The U.S. stock market is in a “very dangerous” spot as persistently strong jobs numbers and wage growth suggest the Federal Reserve’s interest rate hikes have not had the desired effect, according to Cole Smead, CEO of Smead Capital Management.
Nonfarm payrolls grew by 353,000 in January, fresh data showed last week, vastly outstripping a Dow Jones estimate of 185,000, while average hourly earnings increased 0.6% on a monthly basis, double the consensus forecasts. Unemployment held steady at a historically low 3.7%.
The figures came after Fed Chair Jerome Powell said the central bank would likely not cut rates in March, as some market participants had anticipated.
Smead, who has thus far correctly predicted the resilience of the U.S. consumer in the face of tighter monetary policy, told CNBC’s “Squawk Box Europe” on Monday that “the real risk this whole time has been how strong the economy has been” despite 500 basis points of interest rate hikes.
“We know the Fed has raised rates, we know that caused a banking run last spring and we know that’s damaged the bond market. I think the real question can be ‘do we know that the lowering of CPI has actually been caused by those short-term policy tools they’ve used?'” Smead said.
“Wage gains continue to be very strong. The Fed has not affected wage growth, which continues to outpunch inflation as we speak, and I look at the wage growth as a really good picture of inflationary pressures going forward.”
Inflation has slowed significantly from the June 2022 pandemic-era peak of 9.1%, but the U.S. consumer price index increased by 0.3% month-on-month in December to bring the annual rate to 3.4%, also above consensus estimates and above the Fed’s 2% target.
Smead argued that the fall in CPI should be chalked up to “good luck” due to the contributions of falling energy prices and other factors outside the central bank’s control, rather than the Fed’s aggressive cycle of monetary policy tightening.
Should strength in the jobs market, consumer sentiment and household balance sheets remain resilient, the Fed may have to keep interest rates higher for longer. This would eventually mean more and more listed companies having to refinance at much higher levels than previously and therefore the stock market may not benefit from strength in the economy.
Smead highlighted a period between 1964 and 1981 in which the economy was “generally strong” but the stock market did not proportionately benefit due to the persistence of inflationary pressures and tight monetary conditions, and suggested the markets could be entering a similar period.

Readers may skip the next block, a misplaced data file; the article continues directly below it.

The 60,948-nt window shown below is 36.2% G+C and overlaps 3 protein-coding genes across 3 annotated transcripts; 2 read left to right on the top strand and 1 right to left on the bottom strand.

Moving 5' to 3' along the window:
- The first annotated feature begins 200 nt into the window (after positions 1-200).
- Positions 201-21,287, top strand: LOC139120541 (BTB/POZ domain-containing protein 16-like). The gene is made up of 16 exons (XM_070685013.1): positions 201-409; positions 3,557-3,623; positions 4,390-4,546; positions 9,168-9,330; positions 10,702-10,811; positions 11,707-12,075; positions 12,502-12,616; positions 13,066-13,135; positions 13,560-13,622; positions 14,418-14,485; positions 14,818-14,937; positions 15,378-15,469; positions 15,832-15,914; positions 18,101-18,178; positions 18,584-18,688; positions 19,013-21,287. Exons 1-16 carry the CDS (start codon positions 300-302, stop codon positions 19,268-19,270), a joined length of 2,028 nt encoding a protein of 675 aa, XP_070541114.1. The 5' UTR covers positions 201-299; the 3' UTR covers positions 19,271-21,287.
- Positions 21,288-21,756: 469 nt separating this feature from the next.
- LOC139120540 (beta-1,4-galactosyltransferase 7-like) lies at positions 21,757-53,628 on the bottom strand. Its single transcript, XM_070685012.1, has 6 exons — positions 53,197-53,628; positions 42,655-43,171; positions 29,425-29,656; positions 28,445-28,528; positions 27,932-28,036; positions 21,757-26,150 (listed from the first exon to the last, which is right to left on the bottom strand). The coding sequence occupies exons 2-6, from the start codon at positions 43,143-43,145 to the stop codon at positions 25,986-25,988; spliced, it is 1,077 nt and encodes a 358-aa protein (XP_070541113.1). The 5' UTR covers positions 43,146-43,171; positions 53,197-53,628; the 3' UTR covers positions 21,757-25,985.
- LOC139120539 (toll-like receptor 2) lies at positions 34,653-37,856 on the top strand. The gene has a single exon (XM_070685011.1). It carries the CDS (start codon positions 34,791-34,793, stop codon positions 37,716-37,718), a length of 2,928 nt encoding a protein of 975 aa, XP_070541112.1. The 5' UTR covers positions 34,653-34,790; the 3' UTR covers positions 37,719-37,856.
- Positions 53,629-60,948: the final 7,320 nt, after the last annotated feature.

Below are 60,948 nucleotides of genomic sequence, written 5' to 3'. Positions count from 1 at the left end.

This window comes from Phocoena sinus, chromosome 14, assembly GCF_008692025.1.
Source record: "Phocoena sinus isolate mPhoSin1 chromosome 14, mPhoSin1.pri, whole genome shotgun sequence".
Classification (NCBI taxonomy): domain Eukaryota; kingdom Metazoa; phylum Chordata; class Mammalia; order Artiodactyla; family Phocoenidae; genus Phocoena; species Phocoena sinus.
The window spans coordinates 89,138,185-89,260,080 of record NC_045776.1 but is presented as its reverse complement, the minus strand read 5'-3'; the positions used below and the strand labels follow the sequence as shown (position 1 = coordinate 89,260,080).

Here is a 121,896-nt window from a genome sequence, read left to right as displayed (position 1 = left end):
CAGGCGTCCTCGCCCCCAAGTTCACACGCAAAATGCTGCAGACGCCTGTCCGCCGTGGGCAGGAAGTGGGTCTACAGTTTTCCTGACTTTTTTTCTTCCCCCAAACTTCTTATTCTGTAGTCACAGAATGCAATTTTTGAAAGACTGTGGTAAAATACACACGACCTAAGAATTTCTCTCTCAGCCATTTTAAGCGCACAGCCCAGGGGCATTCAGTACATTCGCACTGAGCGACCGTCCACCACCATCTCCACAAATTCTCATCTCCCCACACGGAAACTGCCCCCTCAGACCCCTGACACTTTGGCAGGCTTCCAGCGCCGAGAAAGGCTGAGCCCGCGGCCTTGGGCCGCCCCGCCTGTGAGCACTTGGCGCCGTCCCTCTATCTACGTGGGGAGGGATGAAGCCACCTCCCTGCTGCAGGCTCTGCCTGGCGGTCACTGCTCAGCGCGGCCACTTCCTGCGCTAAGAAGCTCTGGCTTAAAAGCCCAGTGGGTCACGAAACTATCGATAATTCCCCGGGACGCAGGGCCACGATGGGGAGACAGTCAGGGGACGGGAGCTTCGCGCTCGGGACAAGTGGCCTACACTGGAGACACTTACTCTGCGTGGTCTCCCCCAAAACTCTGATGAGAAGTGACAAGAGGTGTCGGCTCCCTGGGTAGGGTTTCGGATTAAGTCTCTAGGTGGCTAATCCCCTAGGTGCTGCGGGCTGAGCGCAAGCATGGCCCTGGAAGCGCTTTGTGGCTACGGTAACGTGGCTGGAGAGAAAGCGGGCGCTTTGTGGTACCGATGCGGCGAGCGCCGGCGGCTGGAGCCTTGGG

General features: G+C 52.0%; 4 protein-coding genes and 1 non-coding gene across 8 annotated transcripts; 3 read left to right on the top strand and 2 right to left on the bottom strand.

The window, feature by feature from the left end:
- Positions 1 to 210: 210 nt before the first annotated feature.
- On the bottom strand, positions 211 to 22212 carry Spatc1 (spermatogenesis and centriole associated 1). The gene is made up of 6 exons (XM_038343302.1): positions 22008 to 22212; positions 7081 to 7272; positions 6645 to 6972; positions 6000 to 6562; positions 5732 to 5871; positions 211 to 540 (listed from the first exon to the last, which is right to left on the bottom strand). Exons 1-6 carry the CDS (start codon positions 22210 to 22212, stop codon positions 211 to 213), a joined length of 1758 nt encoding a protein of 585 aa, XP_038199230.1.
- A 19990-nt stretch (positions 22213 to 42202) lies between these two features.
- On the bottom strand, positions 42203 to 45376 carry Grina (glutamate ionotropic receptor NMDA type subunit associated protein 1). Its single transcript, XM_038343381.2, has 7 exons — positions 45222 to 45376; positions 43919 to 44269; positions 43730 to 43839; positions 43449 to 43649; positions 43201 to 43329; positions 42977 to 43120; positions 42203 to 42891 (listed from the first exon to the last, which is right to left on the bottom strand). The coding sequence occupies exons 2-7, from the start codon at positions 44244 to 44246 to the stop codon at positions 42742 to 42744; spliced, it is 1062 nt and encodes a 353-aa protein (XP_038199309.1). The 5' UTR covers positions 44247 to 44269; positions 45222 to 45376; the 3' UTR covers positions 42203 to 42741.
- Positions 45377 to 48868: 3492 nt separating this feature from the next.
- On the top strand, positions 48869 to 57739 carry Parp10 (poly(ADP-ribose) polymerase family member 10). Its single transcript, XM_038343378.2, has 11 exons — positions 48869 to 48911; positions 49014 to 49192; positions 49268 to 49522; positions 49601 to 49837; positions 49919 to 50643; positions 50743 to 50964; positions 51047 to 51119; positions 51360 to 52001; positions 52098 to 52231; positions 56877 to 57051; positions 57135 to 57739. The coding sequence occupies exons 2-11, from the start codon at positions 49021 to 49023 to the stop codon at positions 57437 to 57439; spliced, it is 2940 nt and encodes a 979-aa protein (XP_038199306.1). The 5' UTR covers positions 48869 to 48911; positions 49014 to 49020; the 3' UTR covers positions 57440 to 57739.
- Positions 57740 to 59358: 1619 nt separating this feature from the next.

The three major Wall Street averages on Friday closed out a 13th winning week out of the last 14 despite Powell’s warning on rate cuts, as bumper earnings from U.S. tech titans such as Meta powered further optimism.
“The better question might be why is the stock market priced like it is with the economic strength and the Fed being pigeonholed into having to keep these rates high? That’s a very dangerous thing for stocks,” Smead cautioned.
“And to follow on that, the economic benefit we’re seeing in the economy has very little tie to the stock market, it doesn’t benefit the stock market. What did the stock market do last year? It had valuations go up. Did it have a lot to do with the earnings growth tied to the economy? Not at all.”
Rate cut need becoming ‘less urgent’
However, some strategists have been keen to point out that the upside from recent data means the Fed’s efforts to engineer a “soft landing” for the economy are coming to fruition, and that a recession is seemingly no longer in the cards, which could limit the downside for the broader market.
Richard Flynn, managing director at Charles Schwab U.K., noted on Friday that up until recently, such a strong jobs report would have “set alarm bells ringing in the market,” but that doesn’t seem to be happening anymore.
“And while lower interest rates would surely be welcomed, it is becoming increasingly clear that markets and the economy are coping well with the high rate environment, so investors are perhaps feeling that the need for monetary policy to ease is less urgent,” he said.
“[Friday’s] figures may be another factor delaying the Fed’s first rate cut closer to summer, but if the economy maintains its comfortable trajectory, that might not be a bad thing.”
This was echoed by Daniel Casali, chief investment strategist at Evelyn Partners, who said the bottom line was that investors are becoming “a little more comfortable that central banks can balance growth and inflation.”
“This benign macro backdrop is relatively constructive for stocks,” he added.